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He is the Cinematographer of Tyna Ezenma‘s Dedication Dollar Baby film.

SKSM: Could you start with telling me a little bit about yourself? Who are you and what do you do?

Matt Fore: I’m Matt Fore and I’m a cinematographer. I’ve been working as a freelance DP in Los Angeles for about 15 years on everything from feature films to shorts, commercials, music videos and more.

SKSM: When did you know you wanted to become a cinematographer?

Matt Fore: Ever since I was a kid in elementary school, I knew I always wanted to “make movies,” but never knew exactly what that truly meant until I was older. I began shooting and directing my own short films in early middle school in the mid-to-late 90’s on my family’s Sony Handycam camcorder, and continued throughout high school. I realized I was more drawn to the cinematography aspect of filmmaking rather than directing, and found myself attending the prestigious Brooks Institute of Photography for college where I could study cinematography further in-depth. From there, it was off to Los Angeles to jump into the freelance world of filmmaking.

SKSM: How do you communicate with a director to design a visual strategy for a film?

Matt Fore: Every director has a different approach to pre-production and how to pre-vis a film, but it’s most always some sort of reference to existing material as far as color, contrast, scope, etc., and then applying an original view for the particular film – it’s always great to start with the broad strokes in that manner, and then dig into the film’s unique personality itself while surrounded by that context. It was fantastic to design the dark and shadowy elements of Dedication with Tyna, and find visually exciting ways to tell such a fantastic story.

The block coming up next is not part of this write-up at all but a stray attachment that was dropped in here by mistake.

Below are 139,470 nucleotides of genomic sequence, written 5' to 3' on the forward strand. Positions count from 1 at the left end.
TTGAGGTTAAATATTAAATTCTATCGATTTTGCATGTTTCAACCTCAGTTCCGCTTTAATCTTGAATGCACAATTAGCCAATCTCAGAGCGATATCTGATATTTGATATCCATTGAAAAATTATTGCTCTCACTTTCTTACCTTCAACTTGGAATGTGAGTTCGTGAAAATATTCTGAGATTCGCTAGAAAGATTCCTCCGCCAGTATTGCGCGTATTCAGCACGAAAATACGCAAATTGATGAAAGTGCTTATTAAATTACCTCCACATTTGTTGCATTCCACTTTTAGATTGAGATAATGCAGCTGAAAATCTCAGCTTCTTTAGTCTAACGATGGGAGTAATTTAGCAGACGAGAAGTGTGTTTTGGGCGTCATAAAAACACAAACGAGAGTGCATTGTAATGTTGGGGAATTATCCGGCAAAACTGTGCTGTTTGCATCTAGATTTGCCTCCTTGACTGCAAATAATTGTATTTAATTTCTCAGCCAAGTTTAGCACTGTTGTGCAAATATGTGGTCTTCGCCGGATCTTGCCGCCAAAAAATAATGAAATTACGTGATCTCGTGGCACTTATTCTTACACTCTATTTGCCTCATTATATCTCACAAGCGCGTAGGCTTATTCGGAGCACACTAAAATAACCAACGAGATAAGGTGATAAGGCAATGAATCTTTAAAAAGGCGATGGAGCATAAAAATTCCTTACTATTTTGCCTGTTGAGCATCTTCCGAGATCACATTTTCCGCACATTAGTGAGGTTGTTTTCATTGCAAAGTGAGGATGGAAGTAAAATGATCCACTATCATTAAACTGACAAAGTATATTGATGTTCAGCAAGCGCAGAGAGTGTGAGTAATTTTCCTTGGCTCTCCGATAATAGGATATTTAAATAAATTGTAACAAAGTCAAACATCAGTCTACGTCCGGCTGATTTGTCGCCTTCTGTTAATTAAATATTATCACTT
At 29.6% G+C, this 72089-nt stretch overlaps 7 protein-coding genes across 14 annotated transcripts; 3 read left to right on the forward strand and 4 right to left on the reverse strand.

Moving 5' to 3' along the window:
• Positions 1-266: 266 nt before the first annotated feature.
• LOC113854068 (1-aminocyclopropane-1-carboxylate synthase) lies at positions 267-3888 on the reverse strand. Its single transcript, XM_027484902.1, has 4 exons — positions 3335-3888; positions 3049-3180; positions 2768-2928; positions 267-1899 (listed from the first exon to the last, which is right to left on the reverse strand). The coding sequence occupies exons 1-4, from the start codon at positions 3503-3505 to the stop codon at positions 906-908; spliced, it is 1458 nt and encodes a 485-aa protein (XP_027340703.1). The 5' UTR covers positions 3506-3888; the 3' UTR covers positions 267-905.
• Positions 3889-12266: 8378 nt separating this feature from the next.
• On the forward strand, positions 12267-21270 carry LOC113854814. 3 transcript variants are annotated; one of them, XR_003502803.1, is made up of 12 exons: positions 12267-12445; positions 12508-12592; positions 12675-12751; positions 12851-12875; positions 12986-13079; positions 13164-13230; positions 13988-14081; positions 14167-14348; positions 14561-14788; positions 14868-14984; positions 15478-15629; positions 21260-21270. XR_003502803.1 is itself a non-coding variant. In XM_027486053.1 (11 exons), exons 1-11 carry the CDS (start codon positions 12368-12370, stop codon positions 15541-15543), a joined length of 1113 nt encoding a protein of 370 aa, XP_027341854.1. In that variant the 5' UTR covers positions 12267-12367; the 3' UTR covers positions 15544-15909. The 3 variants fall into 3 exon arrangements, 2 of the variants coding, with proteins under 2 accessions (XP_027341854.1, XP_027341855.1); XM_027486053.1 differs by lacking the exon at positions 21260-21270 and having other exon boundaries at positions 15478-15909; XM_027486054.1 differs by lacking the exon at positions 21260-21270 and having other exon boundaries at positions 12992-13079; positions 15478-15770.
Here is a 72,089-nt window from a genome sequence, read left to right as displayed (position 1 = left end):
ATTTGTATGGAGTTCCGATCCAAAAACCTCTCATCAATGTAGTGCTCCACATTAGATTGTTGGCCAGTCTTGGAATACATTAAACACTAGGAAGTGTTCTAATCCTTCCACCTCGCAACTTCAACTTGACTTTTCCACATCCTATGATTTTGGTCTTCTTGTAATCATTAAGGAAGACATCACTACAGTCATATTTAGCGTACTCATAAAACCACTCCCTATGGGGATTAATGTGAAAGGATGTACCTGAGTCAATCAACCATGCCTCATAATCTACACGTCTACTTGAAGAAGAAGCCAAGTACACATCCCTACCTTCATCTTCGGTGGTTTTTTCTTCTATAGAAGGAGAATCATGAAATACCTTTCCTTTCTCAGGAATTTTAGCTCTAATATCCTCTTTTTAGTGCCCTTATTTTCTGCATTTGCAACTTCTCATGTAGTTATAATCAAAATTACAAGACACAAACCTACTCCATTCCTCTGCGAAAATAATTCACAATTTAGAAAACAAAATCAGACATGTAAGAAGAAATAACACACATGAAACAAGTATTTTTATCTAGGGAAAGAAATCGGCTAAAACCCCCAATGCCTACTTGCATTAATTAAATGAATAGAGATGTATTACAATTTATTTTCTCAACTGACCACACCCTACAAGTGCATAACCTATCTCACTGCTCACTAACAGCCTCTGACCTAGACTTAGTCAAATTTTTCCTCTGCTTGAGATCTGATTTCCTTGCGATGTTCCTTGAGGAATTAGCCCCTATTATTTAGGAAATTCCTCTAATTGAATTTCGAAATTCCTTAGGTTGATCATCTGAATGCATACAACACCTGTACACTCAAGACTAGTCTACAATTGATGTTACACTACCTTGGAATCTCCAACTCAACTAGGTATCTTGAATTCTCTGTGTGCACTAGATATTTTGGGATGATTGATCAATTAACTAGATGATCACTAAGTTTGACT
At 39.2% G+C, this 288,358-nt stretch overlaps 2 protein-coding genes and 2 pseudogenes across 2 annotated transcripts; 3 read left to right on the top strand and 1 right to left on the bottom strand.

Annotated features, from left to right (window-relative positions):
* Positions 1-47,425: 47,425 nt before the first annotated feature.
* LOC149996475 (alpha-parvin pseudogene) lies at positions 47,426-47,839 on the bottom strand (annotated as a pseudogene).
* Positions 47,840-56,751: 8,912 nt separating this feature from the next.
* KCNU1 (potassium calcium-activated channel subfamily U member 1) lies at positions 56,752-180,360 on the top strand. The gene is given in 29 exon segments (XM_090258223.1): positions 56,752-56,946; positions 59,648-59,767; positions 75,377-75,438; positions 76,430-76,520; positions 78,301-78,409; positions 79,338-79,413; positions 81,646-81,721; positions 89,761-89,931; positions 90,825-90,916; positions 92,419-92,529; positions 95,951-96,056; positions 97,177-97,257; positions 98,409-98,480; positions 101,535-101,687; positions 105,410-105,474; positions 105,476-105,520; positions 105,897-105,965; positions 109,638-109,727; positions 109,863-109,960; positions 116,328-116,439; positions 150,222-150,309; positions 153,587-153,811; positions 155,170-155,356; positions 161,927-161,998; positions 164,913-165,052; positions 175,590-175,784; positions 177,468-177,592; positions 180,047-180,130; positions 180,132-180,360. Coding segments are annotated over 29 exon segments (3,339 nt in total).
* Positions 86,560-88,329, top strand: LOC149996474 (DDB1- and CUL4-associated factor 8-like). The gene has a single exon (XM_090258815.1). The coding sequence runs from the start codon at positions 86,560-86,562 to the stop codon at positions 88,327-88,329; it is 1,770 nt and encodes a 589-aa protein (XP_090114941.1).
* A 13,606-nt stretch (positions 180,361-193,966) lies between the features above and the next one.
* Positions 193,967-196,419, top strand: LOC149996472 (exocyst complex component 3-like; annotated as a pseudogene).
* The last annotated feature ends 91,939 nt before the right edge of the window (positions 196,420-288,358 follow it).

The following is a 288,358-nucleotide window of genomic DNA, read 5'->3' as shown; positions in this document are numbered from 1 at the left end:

SKSM: You worked with Tyna Ezenma on this film, what do you think the relationship between a director and a dp should be?

Matt Fore: Working with Tyna on Dedication was an absolute delight – she knew exactly what she wanted, but also gave me some creative wiggle room with camera and lighting. I think we were both very pleased with the end result, and had a great working relationship on the project. In general, I believe a relationship between the director and DP should be similar to best friends – be able to be honest and respectful, but also know the deep down truth of any situation and be able to act accordingly with what the project or day has thrown at you. As long as the director and the DP are on the same page, you’re usually off on the right foot for the entire film.

SKSM: You worked in a Dollar Baby based on a Stephen King short story. It was your most challenging film?

Matt Fore: This definitely wasn’t my most challenging film, but rather one of the most fun to craft. Playing with chiaroscuro lighting contrast ratios and using darkness to conceal parts of the frame and set was such a blast for me, and helped tremendously when shooting on small sets. I felt like we really pulled off a visual mood and tone through the pools and starkness of the lighting.

SKSM: When you’re going to shoot, what are your favorite lenses? formats?